Commentary 01 Nov 2012 10:20 pm
Here’s something unexpected: I’m defending Indiana GOP Senate candidate Richard Mourdock.
During a debate last week, Mourdock shared his view on abortion. He said, “I think that even when life begins in that horrible situation of rape, that it is something that God intended to happen.”
The outcry was instantaneous.
But, really, as a card-carrying member of an evangelical Christian denomination, what else could he believe? He is saying “what virtually every Catholic and every fundamentalist in the country believes: life begins at conception,” as Newt Gingrich told George Stephanopoulos on “This Week” Sunday morning.
Unknowingly, however, Mourdock also stumbled into a problematic area of faith, one that believers might call a “mystery” (in the most positive sense) and one that nonbelievers might call a breach of logic.
It is this — and I’m no theologian, so work with me: If God is omniscient (all-knowing) and omnipotent (all-powerful), as most Christians believe that He — or She or It, depending on your preference — is, then He already knows not only everything that ever was, but also everything that ever will be.
Hence, He already knows who will be born, who will die, who will win the lottery and who will have car troubles on the way to and from work. He already knows which villages will be decimated by illness and which candidates will win Tuesday’s election.
Yet believers will pray to Him in hopes that he will intercede on their behalf. But if He is omniscient, He already knows how things turn out. He can’t be surprised by a surge of prayer and still be all-knowing, and He can’t change His mind for the same reason. Prayer, then, is problematic as a way to influence God, since He can’t switch horses in midstream.
But then what of free will, the doctrine that states God gives us the ability to make our own choices? It doesn’t work either, at least in the case of conception, if you believe — as Mourdock obviously does — that all life is preordained.
Mourdock is saying the hypothetical child of rape was meant to be born, at that time and to that mother, fathered by a man who forced his way upon another woman. The child could not have been born to another woman, or even to the same woman by another father, because it takes that particular seed and that particular egg to make that particular child, the one who is preordained.
You can’t have it both ways, as Mourdock later tried when he noted that he doesn’t believe rape itself is preordained, only the life that may come of it.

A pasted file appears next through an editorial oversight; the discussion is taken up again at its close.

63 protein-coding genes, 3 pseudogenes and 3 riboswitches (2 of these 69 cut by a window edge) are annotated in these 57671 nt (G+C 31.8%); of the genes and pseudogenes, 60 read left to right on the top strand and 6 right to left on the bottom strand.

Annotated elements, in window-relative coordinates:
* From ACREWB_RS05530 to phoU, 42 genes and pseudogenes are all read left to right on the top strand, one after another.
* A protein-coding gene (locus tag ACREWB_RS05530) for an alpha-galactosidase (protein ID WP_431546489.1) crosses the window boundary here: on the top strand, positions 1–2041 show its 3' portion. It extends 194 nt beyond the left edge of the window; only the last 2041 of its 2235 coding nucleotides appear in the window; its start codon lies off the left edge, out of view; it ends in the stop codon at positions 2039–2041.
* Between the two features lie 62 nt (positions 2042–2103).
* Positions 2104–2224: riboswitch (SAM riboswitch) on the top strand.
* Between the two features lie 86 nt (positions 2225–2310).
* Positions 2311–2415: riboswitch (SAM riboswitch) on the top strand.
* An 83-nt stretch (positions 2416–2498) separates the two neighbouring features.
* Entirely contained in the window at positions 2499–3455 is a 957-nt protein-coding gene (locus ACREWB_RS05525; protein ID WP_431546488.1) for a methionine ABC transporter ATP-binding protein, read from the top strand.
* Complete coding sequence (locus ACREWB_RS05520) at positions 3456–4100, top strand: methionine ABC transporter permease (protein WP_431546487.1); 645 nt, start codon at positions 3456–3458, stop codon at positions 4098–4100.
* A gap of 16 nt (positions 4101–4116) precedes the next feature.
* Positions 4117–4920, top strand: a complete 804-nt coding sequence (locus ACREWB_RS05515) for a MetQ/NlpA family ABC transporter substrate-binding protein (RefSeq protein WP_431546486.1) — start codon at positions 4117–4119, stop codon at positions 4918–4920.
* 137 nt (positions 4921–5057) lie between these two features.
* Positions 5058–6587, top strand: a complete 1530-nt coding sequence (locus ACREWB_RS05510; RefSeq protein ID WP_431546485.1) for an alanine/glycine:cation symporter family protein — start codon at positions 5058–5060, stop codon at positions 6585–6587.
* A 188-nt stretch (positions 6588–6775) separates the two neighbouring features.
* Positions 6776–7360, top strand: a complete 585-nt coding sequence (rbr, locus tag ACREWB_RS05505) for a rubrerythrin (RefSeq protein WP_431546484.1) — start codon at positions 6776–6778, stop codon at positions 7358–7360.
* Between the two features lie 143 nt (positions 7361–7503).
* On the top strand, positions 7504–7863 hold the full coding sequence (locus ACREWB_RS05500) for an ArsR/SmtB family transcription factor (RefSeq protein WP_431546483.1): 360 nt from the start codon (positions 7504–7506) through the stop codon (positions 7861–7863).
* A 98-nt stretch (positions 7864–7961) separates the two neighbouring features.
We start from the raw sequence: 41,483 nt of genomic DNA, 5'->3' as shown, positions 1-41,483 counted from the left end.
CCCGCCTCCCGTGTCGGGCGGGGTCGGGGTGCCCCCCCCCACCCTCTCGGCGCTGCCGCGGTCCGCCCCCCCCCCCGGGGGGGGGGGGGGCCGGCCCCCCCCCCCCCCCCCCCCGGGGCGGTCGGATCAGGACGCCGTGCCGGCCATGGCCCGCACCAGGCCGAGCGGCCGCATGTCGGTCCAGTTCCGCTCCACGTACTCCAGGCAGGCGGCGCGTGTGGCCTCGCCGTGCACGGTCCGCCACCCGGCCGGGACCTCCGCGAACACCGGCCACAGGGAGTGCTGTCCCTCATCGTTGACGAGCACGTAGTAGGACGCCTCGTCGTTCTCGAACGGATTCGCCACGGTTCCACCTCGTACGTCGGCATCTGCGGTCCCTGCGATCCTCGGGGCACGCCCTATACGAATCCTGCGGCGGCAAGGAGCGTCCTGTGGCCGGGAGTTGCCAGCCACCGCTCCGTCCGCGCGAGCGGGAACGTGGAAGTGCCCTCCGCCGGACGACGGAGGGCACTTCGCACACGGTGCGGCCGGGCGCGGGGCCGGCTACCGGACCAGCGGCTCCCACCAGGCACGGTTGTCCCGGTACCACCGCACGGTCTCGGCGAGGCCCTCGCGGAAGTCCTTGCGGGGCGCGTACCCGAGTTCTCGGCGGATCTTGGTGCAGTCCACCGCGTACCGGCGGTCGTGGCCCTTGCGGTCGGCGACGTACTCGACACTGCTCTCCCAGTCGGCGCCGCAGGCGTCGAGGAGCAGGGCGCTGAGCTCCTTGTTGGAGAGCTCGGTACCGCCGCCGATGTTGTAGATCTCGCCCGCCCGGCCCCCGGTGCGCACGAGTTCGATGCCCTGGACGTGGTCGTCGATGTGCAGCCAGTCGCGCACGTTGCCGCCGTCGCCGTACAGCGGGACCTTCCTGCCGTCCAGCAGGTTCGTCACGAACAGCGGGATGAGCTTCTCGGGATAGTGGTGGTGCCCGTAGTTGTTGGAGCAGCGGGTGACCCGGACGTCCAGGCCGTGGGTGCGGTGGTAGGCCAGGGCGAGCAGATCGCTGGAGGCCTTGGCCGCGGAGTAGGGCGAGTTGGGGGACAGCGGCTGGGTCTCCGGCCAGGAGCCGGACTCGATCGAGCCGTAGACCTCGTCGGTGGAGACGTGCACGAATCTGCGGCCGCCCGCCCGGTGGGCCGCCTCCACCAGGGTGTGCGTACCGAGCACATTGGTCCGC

It doesn’t work: God can’t be given a free-will pass on the rape, but still get credit for the birth. He has to be responsible for both. To say He isn’t is to say that God is neither omniscient nor omnipotent.
Yet I’m defending Mourdock both for his honesty and for not apologizing if his statements are a true reflection of his worldview. He is not pretending that he can put his faith on a shelf when he becomes a public servant, as John F. Kennedy claimed he could do when Americans were concerned that the first Roman Catholic president would take orders from the Vatican.
If Kennedy were a true, devout Catholic, he would have to cede authority to Rome. To do otherwise would make him no Catholic. People’s faiths do matter. And if they don’t — if they are spouting only what they think a majority of voters want to hear, if their desire to be elected allows them to trump their own consciences — well, then that matters, too.
In this case, Mourdock’s statements, which really don’t matter to people outside Indiana, give us a perfect opportunity to note Mitt Romney’s reaction — or lack thereof. Romney has not made a formal statement, has not withdrawn his support, has not asked Mourdock to stop airing a political ad of endorsement.
And, really, why should he? Mormonism is not so different from other religions that it doesn’t support the tenets of omniscience and omnipotence, so it’s likely that Romney’s beliefs are similar to Mourdock’s, that what happens is what is meant to happen — in the case of rape as in everything else.
I’d pray that voters recognize how scary that is, if I thought it would do any good.
@cschillig on Twitter
Originally published Nov. 1, 2012, in The Alliance Review.